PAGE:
And so continued the cycle of my life. I couldn’t face the pain so I turned to alcohol – it numbed the constant throbbing in my chest, it made the load on my shoulders feel 1000x lighter. So I drank, and drank, and drank. I didn’t feel worthy of love, so I ran from everybody who tried to love me. One night, while under the influence of alcohol, I robbed a store at gun-point and I was arrested 2 hours later and charged with armed robbery. I was sentenced to 4 years in prison.
Going to prison was a serious wake up call for me. I had to stay away from alcohol, I had no choice. Being sober forced me to look at myself, to look at the choices I made, the life I lived and to feel the pain I felt. I immersed myself in ceremony, and started using my voice to sing on the drum. When I felt that anger and that grief try to pull me back into despair, self-hatred and self-destruction, I banged my drum harder, sang louder and prayed longer. I started writing raps and hiphop music, and gave my stories life, in a way that is healing and not harming. When I started crying, I swear it felt like I would never, ever stop. I numbed myself for so long that I couldn’t remember how much I carried with me for my whole life. I was 19 years old, sitting behind bars, and I knew that this was not the life I was meant to live. That pain that was birthed in the residential schools was horrific, disgusting – and it was my responsibility to ensure that pain was not carried down another generation. I want to live a good life. I want to live a happy life. I began my journey of forgiveness and self-love and it was the hardest choice I ever had to make. Since I made the choice to seek healing and forgiveness, not only for what others have done to me but for what I have done in my life, I haven’t stopped crying, and sometimes there are still days I am engulfed in sadness, but when I am, I burn my sage, attend ceremony and pray to Creator and my ancestors for guidance. I write music – raps, melodies, songs, poetry, and use my voice as medicine. Succumbing to the pain is easy – numbing the self is easy; sobriety is a battle that I will have to fight for the rest of my life. Through ceremony and making music, I have found beautiful people, who have become my family, and have shown me what love truly means. What true brotherhood is, what family is. Now when I cry I don’t have somebody shoving a bottle in my face, I have people beside me telling me I am worthy, I am loved, I am appreciated. I have people beside me praying for me and with me, and I honestly couldn’t ask for more. I have been truly blessed in my life, despite what has happened in my short 25 years of existence. I have found the warrior within – the Warrior that endured sexual abuse, addictions, incarceration, inter-generational residential school trauma, suicide – the Warrior who uses his voice to speak to children and youth across the Nation, the Warrior who travels and performs in communities all over Canada to raise awareness and tell his story; the Warrior who will ALWAYS fight for those who can’t.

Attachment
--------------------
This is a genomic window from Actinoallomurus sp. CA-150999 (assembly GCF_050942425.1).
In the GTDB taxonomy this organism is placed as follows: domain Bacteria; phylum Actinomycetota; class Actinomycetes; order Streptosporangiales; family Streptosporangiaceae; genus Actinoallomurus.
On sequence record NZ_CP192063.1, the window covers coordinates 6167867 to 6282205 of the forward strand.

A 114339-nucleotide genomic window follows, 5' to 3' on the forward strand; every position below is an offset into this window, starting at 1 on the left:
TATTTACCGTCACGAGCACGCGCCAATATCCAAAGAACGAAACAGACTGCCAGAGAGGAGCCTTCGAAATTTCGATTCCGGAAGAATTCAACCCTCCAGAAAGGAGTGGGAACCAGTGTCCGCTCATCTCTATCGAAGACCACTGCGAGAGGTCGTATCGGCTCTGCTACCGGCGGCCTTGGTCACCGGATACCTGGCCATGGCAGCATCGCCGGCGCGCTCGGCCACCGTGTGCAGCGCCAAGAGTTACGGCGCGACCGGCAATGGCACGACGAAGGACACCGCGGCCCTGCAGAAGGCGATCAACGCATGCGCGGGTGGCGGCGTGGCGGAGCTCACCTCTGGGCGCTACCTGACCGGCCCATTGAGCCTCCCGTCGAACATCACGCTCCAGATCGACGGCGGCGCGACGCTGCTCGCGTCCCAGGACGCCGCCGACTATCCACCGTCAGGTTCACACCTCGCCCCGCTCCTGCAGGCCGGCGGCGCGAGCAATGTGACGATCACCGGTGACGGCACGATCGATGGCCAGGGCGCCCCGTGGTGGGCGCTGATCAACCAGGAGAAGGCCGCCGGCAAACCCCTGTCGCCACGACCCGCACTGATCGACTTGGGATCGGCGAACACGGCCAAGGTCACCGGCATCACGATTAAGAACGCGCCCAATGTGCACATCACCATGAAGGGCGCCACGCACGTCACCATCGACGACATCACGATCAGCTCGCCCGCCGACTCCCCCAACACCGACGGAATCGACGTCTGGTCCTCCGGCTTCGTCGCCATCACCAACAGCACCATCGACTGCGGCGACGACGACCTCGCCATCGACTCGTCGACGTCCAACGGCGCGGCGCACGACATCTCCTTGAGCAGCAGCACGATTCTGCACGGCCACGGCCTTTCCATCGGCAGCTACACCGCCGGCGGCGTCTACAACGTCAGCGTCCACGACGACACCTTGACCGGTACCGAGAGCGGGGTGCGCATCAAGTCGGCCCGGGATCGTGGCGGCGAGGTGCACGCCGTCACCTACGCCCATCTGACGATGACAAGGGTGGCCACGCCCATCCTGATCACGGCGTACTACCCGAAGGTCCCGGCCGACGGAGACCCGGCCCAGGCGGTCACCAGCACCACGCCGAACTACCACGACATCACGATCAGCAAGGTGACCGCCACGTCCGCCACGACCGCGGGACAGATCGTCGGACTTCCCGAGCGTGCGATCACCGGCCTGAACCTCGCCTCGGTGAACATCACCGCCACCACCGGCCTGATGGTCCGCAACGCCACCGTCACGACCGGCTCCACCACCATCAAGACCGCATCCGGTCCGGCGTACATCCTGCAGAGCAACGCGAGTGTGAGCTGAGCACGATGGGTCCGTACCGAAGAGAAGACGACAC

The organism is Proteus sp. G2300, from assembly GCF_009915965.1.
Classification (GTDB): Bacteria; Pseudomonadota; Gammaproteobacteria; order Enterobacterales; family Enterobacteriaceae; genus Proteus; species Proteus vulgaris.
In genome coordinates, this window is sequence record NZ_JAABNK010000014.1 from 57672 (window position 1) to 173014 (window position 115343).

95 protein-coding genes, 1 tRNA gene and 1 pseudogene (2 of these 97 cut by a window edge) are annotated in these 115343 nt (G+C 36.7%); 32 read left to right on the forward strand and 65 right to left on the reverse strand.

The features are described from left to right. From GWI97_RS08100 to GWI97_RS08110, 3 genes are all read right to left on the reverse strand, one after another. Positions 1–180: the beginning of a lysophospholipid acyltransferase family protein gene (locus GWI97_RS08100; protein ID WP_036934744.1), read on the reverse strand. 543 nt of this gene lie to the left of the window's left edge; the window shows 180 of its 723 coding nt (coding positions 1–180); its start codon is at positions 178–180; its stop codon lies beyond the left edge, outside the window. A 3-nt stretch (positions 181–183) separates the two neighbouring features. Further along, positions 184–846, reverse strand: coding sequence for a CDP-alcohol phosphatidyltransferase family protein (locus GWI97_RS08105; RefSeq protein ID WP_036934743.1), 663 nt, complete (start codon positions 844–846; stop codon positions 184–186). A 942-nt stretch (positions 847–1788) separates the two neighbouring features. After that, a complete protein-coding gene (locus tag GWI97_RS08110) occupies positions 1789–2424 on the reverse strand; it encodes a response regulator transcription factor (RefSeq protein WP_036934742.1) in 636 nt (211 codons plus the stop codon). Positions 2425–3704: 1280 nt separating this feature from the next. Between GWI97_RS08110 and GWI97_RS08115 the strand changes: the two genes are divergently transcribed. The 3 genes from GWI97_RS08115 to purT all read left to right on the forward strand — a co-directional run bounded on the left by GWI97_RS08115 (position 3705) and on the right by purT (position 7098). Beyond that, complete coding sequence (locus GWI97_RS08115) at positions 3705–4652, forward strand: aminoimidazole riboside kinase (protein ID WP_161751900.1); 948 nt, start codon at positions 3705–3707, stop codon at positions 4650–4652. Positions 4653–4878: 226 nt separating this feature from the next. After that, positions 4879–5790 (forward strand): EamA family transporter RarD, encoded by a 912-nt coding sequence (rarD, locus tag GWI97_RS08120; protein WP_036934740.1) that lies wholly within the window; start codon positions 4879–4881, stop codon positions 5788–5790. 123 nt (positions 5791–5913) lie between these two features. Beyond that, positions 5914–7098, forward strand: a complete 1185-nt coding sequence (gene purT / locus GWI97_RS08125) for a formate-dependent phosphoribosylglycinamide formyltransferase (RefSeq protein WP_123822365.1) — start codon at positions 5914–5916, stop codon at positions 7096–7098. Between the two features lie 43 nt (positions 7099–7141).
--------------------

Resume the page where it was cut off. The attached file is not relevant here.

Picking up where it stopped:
Residential school is the birthplace of all the pain in my life, but it no longer dictates my life. Though I sometimes find myself imagining what my life could have been like if my parents weren’t exposed to such revolting acts of abuse, neglect and violence, I know that all of my experiences have shaped me into the man I am today. My children will not know the pain of inter-generational trauma like I did. Every day that I wake up sober, a free man, surrounded by people who truly love me and believe in me – I am blessed and I vow to myself that I will never walk that path of destruction again, and I tell myself: I am worthy of love. I am worthy of forgiveness. I am worthy of a good life.